13 Article 27 OP is based almost literally on Article 8 of the first Optional Protocol to the CCPR.16 The only controversial issue during the drafting in the Working Group was whether the OP should be open to signature, ratification, and accession to all States (as proposed by Sweden) or only to States which had signed, ratified, or acceded to the CAT as the main treaty, which is the usual requirement for optional protocols. Most States, as well as representatives of NGOs, spoke against the Swedish proposal, which was later withdrawn.17 Apart from legal concerns, the opponents of the Swedish proposal argued that such a procedure might undermine the promotion of universal ratification of the CAT. This would have turned the OP into a free-standing treaty rather than a mere Protocol to the Convention.
14 According to Article 27(1) OP, the only requirement for signing the OP is prior signature of the Convention. This means that States that are signatories but not yet parties to the CAT are also invited to sign the Protocol. As a result, States parties to the CCPR, which are in fact bound by the prohibition of torture in Article 7 CCPR in a legally stronger manner than mere signatories of the CAT, are not invited to sign the Protocol.
15 Ratification of the Protocol is only possible for States parties to the CAT. It does not make a difference whether the State concerned became party to the CAT by way of signature and ratification, or by way of accession. In addition to being a party to the CAT, a (p. 987) State wishing to ratify the OP must first have signed the Protocol. This latter requirement does not apply to accession.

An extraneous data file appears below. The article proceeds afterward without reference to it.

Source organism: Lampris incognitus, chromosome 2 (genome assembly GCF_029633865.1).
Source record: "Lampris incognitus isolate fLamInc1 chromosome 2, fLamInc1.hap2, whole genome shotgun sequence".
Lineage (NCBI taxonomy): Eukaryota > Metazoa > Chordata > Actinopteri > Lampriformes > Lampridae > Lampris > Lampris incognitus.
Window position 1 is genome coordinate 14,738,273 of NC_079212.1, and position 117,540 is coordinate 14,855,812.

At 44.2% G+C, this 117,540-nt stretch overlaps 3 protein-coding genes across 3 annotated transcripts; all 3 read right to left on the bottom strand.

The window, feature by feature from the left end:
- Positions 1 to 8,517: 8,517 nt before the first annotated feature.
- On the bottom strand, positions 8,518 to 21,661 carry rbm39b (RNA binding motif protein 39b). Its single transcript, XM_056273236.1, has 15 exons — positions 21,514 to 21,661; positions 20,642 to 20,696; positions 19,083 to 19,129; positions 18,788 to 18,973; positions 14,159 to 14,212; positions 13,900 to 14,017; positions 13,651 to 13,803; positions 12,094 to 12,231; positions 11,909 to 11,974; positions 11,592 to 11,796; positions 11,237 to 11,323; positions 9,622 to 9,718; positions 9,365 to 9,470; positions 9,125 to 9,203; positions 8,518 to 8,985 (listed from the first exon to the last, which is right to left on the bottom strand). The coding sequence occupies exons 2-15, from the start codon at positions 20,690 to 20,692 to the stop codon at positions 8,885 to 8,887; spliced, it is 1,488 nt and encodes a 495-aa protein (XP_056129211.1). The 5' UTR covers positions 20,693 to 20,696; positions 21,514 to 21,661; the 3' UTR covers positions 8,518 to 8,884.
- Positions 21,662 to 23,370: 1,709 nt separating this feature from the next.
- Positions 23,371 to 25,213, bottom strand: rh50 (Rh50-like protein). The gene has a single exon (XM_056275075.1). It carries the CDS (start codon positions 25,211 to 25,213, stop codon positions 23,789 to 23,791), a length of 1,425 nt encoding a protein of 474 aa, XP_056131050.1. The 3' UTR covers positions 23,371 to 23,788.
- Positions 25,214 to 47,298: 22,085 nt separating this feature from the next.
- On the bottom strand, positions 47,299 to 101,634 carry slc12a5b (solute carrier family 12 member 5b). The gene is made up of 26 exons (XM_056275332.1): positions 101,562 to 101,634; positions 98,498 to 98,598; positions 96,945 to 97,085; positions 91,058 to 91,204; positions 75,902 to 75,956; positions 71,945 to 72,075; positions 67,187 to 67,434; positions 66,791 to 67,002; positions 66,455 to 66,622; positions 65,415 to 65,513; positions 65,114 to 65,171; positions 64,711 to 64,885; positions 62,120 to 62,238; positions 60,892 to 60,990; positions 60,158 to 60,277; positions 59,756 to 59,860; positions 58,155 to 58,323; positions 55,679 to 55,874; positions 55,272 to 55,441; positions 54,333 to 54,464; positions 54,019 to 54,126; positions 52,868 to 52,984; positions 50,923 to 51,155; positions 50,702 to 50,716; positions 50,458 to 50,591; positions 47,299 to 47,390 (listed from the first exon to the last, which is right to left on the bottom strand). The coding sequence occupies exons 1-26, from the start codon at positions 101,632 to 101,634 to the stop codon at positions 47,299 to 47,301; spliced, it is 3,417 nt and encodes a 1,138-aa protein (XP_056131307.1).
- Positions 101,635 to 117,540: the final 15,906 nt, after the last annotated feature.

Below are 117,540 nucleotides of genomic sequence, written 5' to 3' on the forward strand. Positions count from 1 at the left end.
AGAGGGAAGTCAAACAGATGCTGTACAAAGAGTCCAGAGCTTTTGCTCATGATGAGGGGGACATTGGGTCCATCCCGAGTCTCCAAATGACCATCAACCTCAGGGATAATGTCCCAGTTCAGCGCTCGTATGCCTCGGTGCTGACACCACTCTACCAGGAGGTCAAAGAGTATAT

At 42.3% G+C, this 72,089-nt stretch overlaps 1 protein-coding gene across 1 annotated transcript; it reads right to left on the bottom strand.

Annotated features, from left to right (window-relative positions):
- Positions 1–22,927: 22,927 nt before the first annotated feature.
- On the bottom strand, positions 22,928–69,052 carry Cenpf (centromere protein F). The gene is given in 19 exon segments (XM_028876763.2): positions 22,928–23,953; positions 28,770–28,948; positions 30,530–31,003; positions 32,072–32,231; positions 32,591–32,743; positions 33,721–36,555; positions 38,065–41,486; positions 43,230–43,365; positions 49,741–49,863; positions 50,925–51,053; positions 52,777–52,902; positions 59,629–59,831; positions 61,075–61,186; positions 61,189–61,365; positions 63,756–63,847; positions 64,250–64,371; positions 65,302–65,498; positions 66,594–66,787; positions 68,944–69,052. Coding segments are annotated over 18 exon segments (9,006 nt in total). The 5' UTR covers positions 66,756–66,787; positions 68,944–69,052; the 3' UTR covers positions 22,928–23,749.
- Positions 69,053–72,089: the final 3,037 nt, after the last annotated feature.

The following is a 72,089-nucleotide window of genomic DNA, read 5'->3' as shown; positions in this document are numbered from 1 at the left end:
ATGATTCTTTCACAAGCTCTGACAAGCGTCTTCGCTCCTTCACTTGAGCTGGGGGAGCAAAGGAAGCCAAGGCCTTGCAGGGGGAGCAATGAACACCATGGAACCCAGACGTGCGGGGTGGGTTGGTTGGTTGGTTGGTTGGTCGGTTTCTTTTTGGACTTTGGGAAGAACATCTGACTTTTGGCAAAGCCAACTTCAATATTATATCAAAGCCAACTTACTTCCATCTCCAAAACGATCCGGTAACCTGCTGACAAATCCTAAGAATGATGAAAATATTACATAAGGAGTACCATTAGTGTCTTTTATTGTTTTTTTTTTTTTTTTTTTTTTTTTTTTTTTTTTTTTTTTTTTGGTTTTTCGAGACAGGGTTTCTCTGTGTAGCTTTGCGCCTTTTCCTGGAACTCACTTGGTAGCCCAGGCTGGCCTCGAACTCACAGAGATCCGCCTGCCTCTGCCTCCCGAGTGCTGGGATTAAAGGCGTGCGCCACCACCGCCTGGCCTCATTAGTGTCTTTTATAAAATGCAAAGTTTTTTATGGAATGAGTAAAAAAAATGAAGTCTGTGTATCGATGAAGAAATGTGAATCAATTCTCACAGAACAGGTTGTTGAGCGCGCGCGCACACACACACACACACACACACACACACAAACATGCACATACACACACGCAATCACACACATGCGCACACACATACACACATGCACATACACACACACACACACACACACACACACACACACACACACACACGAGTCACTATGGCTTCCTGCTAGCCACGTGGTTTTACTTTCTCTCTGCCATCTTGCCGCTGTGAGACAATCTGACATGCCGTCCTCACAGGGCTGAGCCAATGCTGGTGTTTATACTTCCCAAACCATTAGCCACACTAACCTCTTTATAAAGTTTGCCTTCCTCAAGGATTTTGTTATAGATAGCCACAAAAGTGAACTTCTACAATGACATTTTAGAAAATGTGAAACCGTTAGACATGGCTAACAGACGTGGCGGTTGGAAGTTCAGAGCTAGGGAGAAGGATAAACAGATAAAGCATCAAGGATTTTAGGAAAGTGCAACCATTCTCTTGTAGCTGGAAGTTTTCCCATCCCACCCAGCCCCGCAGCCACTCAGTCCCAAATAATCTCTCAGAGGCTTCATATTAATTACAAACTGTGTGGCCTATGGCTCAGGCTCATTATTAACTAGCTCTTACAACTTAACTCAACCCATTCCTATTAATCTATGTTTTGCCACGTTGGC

16 Although not explicitly mentioned in Article 27 OP, States may also sign, ratify, or accede to the Protocol by means of succession.18 In fact, Serbia and Montenegro had signed the Protocol on 25 September 2003. After the secession of Montenegro on 3 June 2006, Serbia decided to ratify the Protocol on 26 September 2006, whereas Montenegro, by a notification of 23 October 2006, became a signatory State by means of succession.
17 The OP was adopted by the UN General Assembly on 18 December 2002 by a majority of 127 States in favour, four against (Nigeria, Marshall Islands, Palau, and the United States), and forty-two abstentions, including Australia, China, India, Japan, the Russian Federation, and other countries from Asia, Africa, and the Arab and Caribbean regions.19 It was opened for signature on 4 February 2003. The first country to sign the Protocol on 4 February 2003 was Costa Rica, the country which had submitted the first draft for an OP in 1980, which had prepared a revised draft in 1991 as the main basis for the discussions in the Working Group, and which led the discussions in the Working Group, in particular through its former Minister of Justice, Elizabeth Odio Benito, as Chairperson-Rapporteur. Costa Rica was followed by Denmark, Sweden, and the United Kingdom, which all signed in 2003 on 26 June, the International Day for Victims of Torture. Malta was the first country to ratify the Protocol on 24 September 2003, followed by Albania’s accession on 1 October 2003, and ratification by the United Kingdom on 10 December 2003.
18 As of 12 December 2018, a total of 102 States had signed the OP (Montenegro by succession). Of the eighty-eight States parties, sixty had signed and ratified the Protocol, and twenty-five had become parties by means of accession.20 Of the eighty-eight States parties, thirty-eight belong to the European Group, fifteen to the Latin American and the Caribbean Group, twenty-one to the African Group, eleven to the Asia-Pacific Group, and none to the North American Group.